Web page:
The global response to the Ebola crisis in Sierra Leone helped avert 40,000 deaths but if aid had been offered sooner, thousands more lives there might have been saved, say researchers.
Britain’s donations of more than £100m in the summer of 2014 helped to set up nearly 3,000 hospital beds.
This vital provision, researchers estimate, prevented 56,000 Ebola cases.
But a further 12,500 cases could have been averted if the beds been available even a month earlier, they calculate.
The UK government insists that it did act swiftly and says the international community as a whole could have done more.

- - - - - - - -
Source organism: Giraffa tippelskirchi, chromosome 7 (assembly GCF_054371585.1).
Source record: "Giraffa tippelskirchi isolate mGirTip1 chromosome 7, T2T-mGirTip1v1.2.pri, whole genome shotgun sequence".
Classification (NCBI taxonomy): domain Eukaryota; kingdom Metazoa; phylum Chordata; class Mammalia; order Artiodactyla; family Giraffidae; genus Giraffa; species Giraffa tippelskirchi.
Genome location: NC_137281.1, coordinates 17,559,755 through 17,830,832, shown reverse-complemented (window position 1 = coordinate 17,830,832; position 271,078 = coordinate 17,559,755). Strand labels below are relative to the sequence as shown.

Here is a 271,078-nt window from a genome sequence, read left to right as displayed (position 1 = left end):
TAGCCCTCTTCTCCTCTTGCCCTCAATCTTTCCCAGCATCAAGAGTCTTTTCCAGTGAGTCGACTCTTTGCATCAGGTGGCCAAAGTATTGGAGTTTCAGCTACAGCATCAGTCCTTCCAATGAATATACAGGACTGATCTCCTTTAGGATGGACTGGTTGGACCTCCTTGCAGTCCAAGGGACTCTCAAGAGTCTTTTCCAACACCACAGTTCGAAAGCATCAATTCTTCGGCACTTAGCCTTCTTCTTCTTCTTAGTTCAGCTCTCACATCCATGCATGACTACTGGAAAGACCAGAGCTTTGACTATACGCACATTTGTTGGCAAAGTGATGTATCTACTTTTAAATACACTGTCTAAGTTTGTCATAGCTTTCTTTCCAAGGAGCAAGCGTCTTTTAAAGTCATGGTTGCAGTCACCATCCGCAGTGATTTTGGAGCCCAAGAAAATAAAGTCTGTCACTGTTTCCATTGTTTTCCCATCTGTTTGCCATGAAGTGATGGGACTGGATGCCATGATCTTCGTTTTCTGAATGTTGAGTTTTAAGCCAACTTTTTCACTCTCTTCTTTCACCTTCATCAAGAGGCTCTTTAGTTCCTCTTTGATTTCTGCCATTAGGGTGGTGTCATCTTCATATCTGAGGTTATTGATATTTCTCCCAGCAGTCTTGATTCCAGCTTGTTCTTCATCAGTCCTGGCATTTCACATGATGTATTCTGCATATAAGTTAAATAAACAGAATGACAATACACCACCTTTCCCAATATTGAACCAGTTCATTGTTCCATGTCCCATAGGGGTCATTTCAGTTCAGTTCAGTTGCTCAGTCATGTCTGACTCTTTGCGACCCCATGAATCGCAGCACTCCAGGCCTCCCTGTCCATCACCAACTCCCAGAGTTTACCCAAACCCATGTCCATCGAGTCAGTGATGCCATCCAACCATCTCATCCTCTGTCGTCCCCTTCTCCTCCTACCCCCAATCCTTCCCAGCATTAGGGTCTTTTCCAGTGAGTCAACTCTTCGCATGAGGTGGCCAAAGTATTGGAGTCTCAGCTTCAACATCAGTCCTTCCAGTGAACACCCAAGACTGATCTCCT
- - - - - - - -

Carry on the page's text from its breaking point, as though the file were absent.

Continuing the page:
It’s not the first time the government’s response to Ebola has come under scrutiny.
In February, the Public Accounts Committee said funds had not been released quickly enough to deal with the crisis.
In the months following the Ebola outbreak, the World Health Organization was also heavily criticised for being slow to act.
Care and quarantine
The work from the London School of Hygiene and Tropical Medicine, published in the journal PNAS, details how much of an impact a delay in international aid may have had.
Researchers used a mathematical model to estimate how many cases of Ebola were averted thanks to foreign aid efforts that set up treatment READ MORE HERE
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